To: Mike Carter <>
Subject: Checklists
From: Geoff Bowen <>
Date: Fri, 25 Jan 2008 21:00:09 +0000
Hi Mike

To add another slant to the check-list debate: two or three years back, I decided for my own personal perspective, there was almost too much change for most of us to keep up with. At the very least it meant spending much time wading through various web sites and literature to do the research. So, I decided to take a more pragmatic approach & base my records on what I started out thinking of as diagnosable taxons. This quickly grew to incorporate incipient species whether diagnosable or not.

Basically I have ended up with a database that records the status of each taxon as species, subspecies or even superspecies. This I can modify to suit when opinion changes. Therefore, I record what I see at the level of the taxon, then when I need to report on what I've seen at the species level, I do a query extracting just species current at the time. Also, when a taxon's status changes as has happened with the Great Egret of Australia, I find the entry in the master table of taxons & update one record. Then the same query on species will select one extra species.

To get here I started with the Sibley & Monroe, added various updates, added all the extras from Clements, IOC etc. I spent many hours pouring through the database, but now I've got it almost sorted !


Geoff Bowen
Norwich, UK

Mike Carter wrote:
I received the following as a private enquiry but as I think others may be equally confused think it should be shared. "Mike, I write to you personally as if I post this on Birding-aus I fear of more confusion.

With World lists, there seem to be a number. My first one was done using Sibley and Monroe. Now I am faced with Clements, C&B (What ever that stands for) and IOC.

I have attempted to wade through the Archives for a reasonable answer and come up only with opinions. Or is that all there is??

What is a "consistent" list that I can adhere to. Is there a "recognised" one for Birds of Australia?

Does this mean the Great Egret in Australia is now separate from the ones I have seen in Africa? Similarly the Koel here different to the Singapore one?? And are the Albatrosses seen off Wollongong actually only Wandering, not Gibson's/wandering etc??"

I replied as follows

They all are just matters of opinion. Taxonomy is not an exact science. For a world list Sibley & Monroe was a standard reference but is now well out of date. But there were always various other authors of Checklists, Clements being a very popular one but Howard & Moore seems to be gaining favour. Each of these need updating frequently as new information is gained and opinions change. Consistency is not possible. They are just work in progress.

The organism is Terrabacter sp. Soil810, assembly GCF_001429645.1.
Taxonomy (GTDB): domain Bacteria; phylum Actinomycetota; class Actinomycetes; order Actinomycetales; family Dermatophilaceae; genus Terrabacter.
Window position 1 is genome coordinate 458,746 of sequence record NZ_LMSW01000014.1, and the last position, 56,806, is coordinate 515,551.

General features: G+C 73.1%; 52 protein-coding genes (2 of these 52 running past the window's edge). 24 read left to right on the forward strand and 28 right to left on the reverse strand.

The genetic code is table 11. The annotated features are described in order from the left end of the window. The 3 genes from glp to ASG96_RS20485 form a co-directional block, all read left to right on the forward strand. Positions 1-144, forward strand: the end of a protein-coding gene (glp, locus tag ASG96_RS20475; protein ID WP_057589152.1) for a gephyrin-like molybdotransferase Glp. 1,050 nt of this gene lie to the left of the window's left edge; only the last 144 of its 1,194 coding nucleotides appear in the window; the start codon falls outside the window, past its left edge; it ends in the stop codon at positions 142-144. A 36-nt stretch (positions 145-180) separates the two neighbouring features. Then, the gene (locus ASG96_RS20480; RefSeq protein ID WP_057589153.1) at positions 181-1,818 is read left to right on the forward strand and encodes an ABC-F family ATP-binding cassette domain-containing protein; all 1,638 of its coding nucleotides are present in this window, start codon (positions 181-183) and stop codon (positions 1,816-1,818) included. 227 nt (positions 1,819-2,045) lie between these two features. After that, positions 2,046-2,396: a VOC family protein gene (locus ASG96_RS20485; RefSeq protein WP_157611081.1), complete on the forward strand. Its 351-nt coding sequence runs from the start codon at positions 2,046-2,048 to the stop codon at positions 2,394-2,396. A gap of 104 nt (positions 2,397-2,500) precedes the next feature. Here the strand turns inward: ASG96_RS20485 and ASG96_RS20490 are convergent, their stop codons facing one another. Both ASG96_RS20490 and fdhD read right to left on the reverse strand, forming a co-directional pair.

Even within Australia there is more than one Checklist. The CSIRO has one, as it is a dreadful document riddled with errors it is deservedly ignored, the Department of Heritage and the Environment have another, this too has flaws, but that with the most authority, generally regarded as the Official Australian Checklist is that produced by Christidis & Boles (hence C & B). Their latest list has just been published replacing the one issued in 1994, thus initiating the current debate.

If you want to make a contribution in the birding world, it is essential to own a copy. I used the previous edition almost daily.

With regard to your last paragraph, as to what are considered species, the answers are yes, the Great Egrets and Koels are split, and yes, the Wandering Albatrosses remain as one. They never were officially split! But if one works just on which forms are regarded as species, one is going to lose important information. Populations do differ in many ways. So one should be aware and record which Wandering Albatross it is, which subspecies, race, taxon or form. Giving them different names is a good idea so that others know which is the subject form. If there are discernable differences, recognise them. But don't call or count them as species.

Mike Carter
30 Canadian Bay Road
Mount Eliza  VIC 3930
Tel  (03) 9787 7136

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